From Josiah Quincy, Sr.8
ALS: American Philosophical Society
Braintree December 30th: 1778.9
Honored and dear Sir,
Permit me by this Opportunity to transmit to you the sincere and most affectionate Regards of an old Friend; with my grateful Acknowledgment for your kind and repeated Remberance of me, in your Letters to our worthy and mutual Friend Doctor Cooper.
By Order of Congress, a general Tribute of Praise and Thanksgiving is, this Day offered up throughout the Land,1 to our universal Parent and Benefactor, for his many undeserved Mercies in the Course of the year past, among which, the Preservation of your invaluable Life and Usefulness, next to defeating the Enterprizes of our insidious, cruel and unrelenting Enemies, excites my most devout Returns of Gratitude! with my ardent Wishes, that you may live to see them reduced, (like Joseph’s Brethren of old) to the ignominious Necessity of suing for Peace to their offended Brethren in America, whom they wished to subjugate and enslave.
When I contemplate Doctr: Franklin, held in Durance for a foulmouth’d Solicitor to spit his Venom at,2 and the same Docr: Franklin, Plenipotentiary from these united States, putting the last Hand to a Treaty of Alliance, Amity and Commerce upon such honorable Terms, with one of the most powerful Princes in Europe, and the Probability of other respectable Powers acceding to it, my Heart feels an Excess of Pleasure, I am una[ble to]3 discribe.
After sacrificing so much Blood, and a Profusion of Treasure, in Pursuit of an unattainable Object, must not our Enemies be convinced, by such dear bought Exp[enditures] that the Sons of Freedom in this western Hemisphere are not to be conquered like the Slaves of the East, and that it is not impossible, but in some future, and perhaps not far distan[t future] they may be obliged to transmit the Plunder of the Latter, to repair the Damage, [which in] the Plenitude of their Power, they have unjustly and in Violation of the Rights of Nature [allowed the] Former to suffer?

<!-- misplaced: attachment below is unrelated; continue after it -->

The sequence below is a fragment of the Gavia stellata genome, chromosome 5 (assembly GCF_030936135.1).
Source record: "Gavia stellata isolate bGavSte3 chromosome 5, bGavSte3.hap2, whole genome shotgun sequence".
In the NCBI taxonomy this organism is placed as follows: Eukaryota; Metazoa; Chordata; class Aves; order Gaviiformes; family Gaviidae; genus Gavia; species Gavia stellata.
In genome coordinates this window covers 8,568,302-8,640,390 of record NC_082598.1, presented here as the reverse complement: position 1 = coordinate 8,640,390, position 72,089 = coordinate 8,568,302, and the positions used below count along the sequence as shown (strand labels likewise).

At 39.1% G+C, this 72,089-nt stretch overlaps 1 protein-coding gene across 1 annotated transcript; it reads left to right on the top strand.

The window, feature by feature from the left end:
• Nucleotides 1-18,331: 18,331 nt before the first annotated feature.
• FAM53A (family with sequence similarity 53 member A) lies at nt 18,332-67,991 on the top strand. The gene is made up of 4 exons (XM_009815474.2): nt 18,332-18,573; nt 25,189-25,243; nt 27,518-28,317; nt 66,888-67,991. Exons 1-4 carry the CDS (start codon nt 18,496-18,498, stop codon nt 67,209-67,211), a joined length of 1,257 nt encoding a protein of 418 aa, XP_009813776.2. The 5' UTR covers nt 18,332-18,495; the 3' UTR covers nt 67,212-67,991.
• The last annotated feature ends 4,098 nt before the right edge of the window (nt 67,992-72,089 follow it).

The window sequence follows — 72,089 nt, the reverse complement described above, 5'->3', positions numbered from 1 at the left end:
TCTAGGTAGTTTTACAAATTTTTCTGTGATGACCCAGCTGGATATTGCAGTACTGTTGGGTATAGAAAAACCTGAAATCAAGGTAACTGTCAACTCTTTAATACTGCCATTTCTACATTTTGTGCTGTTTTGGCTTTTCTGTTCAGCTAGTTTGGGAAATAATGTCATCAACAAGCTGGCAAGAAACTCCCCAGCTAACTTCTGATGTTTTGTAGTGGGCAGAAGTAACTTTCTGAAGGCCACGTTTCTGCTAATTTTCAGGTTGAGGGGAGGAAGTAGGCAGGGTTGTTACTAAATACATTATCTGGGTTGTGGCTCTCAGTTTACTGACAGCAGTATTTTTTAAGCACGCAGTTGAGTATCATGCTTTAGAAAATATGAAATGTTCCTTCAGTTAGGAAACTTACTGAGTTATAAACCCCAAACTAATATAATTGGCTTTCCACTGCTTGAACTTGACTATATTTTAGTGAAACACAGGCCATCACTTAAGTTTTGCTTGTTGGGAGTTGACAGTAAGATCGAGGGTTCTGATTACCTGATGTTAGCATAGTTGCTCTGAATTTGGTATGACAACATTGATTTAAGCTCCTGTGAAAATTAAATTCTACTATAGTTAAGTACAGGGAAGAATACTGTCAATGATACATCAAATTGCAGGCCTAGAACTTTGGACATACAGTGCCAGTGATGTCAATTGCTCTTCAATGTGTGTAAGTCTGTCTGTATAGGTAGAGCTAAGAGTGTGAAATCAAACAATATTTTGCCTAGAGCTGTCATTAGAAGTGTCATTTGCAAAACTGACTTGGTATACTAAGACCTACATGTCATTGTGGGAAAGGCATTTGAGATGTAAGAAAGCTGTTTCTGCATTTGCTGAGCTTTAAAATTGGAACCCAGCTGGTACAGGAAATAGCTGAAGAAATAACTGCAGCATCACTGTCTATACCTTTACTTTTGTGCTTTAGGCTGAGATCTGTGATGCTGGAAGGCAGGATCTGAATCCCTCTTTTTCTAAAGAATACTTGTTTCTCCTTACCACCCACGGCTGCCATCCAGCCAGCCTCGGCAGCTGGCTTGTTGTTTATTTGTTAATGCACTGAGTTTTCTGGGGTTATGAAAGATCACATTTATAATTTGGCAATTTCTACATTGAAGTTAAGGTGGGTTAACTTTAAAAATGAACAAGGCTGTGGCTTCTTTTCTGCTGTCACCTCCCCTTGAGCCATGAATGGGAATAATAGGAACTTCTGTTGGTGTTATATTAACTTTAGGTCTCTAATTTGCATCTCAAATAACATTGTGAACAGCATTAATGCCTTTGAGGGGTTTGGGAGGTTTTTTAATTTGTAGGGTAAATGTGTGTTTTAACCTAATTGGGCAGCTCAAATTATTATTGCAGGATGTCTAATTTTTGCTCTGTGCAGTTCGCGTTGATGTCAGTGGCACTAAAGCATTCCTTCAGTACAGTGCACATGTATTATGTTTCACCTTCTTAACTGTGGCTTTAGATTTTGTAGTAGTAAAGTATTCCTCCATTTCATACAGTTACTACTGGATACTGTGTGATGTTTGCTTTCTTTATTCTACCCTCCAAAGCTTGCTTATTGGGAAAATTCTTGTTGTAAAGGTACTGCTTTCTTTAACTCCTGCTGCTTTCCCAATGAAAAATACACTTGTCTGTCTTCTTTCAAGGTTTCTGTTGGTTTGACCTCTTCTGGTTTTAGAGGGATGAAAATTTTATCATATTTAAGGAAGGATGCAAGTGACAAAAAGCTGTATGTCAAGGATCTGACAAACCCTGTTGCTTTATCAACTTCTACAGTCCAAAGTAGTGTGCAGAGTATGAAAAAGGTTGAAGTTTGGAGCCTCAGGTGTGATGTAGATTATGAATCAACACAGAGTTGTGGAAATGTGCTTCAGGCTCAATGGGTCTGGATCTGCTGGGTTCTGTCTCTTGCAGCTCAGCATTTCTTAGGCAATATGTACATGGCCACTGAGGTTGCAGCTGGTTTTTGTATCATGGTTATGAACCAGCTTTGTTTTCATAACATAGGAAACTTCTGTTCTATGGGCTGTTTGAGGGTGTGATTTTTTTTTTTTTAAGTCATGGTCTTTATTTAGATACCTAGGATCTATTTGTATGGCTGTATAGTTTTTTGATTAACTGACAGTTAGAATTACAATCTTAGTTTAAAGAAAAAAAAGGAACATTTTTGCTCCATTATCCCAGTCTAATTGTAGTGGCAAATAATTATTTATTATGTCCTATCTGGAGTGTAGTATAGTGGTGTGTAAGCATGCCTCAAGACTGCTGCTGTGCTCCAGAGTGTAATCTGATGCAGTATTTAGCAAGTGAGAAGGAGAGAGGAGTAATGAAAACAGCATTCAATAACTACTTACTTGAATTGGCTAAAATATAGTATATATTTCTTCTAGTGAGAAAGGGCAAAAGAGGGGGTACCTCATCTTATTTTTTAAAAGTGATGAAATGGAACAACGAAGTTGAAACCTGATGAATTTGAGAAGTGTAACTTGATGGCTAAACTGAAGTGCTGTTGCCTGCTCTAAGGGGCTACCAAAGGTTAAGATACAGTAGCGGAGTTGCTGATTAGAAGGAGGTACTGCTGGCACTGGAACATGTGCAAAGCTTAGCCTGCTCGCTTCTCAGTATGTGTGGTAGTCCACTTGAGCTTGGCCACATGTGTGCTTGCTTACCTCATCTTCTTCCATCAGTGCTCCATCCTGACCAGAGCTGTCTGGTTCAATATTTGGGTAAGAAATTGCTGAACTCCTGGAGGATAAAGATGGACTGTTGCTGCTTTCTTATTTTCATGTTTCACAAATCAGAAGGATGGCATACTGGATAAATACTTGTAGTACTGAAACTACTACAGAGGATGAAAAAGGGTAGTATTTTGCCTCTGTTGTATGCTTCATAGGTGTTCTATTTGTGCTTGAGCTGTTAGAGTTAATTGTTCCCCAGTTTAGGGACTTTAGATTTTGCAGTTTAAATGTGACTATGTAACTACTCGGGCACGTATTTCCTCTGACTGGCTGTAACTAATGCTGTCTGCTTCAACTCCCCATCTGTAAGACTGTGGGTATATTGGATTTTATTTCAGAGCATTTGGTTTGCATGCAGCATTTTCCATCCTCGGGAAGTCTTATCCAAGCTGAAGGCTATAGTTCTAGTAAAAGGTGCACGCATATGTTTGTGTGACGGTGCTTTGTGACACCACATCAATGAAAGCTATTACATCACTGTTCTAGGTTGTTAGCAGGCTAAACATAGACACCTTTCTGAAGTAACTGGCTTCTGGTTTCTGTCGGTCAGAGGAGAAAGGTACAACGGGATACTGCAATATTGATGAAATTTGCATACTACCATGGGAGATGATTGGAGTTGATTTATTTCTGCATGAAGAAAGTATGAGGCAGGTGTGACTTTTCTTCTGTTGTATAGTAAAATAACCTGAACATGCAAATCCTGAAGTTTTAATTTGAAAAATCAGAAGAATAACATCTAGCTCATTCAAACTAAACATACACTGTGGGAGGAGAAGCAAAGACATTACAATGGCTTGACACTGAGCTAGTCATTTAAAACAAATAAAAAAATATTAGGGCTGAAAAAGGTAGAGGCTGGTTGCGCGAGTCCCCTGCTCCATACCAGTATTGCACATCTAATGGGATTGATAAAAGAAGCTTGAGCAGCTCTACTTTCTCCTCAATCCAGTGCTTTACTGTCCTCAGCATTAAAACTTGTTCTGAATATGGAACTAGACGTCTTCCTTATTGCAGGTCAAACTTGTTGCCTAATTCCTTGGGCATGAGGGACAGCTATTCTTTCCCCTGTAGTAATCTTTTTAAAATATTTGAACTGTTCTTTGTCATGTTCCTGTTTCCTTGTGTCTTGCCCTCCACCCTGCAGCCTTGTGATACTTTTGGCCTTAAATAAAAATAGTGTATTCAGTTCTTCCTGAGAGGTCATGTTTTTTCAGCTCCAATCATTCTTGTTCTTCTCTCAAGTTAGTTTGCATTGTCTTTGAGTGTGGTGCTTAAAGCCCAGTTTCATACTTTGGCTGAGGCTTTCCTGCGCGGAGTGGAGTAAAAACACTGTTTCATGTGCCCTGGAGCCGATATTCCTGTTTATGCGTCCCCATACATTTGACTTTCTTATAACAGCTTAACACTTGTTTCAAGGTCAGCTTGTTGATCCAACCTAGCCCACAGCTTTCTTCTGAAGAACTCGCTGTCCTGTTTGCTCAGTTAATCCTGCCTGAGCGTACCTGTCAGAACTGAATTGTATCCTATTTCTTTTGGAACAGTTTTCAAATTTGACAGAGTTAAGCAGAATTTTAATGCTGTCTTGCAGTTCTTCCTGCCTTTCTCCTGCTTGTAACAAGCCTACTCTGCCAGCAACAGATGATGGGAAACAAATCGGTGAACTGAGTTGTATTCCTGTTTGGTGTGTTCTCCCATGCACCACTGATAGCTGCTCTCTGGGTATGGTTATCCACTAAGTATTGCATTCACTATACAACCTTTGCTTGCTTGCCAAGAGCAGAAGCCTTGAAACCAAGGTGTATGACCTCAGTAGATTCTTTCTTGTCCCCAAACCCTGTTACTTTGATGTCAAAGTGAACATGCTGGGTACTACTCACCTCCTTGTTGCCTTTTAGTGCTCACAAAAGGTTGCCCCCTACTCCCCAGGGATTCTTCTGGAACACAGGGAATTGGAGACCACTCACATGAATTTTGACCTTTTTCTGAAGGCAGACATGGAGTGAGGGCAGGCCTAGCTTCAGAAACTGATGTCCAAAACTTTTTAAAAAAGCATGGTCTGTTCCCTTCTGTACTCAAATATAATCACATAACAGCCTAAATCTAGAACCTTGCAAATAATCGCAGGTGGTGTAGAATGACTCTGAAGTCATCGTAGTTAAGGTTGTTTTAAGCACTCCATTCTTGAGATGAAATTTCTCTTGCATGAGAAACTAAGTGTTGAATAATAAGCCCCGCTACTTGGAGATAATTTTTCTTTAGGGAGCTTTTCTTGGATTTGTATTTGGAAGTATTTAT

Whilst I am writing, my News Paper hands me two Addresses to the Public, one of them from Genl. Lee, and the other from your Friend, and late Colleague S: Dean Esqr:—By the first Genl: W——n’s Character is indirectly attacked, which I hope he will be able to vindicate, and therefore am no further concern’d, than to wish the Truth may appear, and the Blame or Disgrace fall upon those who justly deserve it.4
The Facts alledged in the other Address, if founded on Truth, are of a very alarming Nature! For its scarcely possible to conceive, how a greater Misfortune can befal a Nation, just risen to Independence, and assuming its Rank among the Powers of the World, than to have its worst Enemies, some of those in whom it has most confided. But as the Truth or Falsehood of what the Author has advanced, or may further advance, cannot escape your Penetration, I shall esteem it a singular Favour, to know your Sentiments upon the Subject, so far as you can oblige me, without Prejudice to your own and the publick Interest.
Be so good as to present my most affectionate Regards, to my honble and worthy Friend as quondam Neighbour Mr: Adams;5 and inform him that his Lady and Family with his dear Connections are all well.
Whilst his Excellency Count de Estaing with the French Fleet under his Command lay in this Harbor we were repeatedly honored with friendly Visits from many of his Officers, whose Civility and Politeness were truly characteristick of the Perfection to which the Science of good Breeding and Refinement of Manners in that justly respected Nation is arrived.
In Consequence of a particular Message from his Excellency, we had the Honour of a Visit to drink Tea with Mr: Adams’s Lady6 at my House. He appeared to be extremely well bred, and very politely invited us to dine on board the Languidoc; where we were entertained in a superb Manner, easier for you to imagine than for me to describe. He often spoke of you in the highest Terms of Respect, and of his being your near Neighbour at Passy.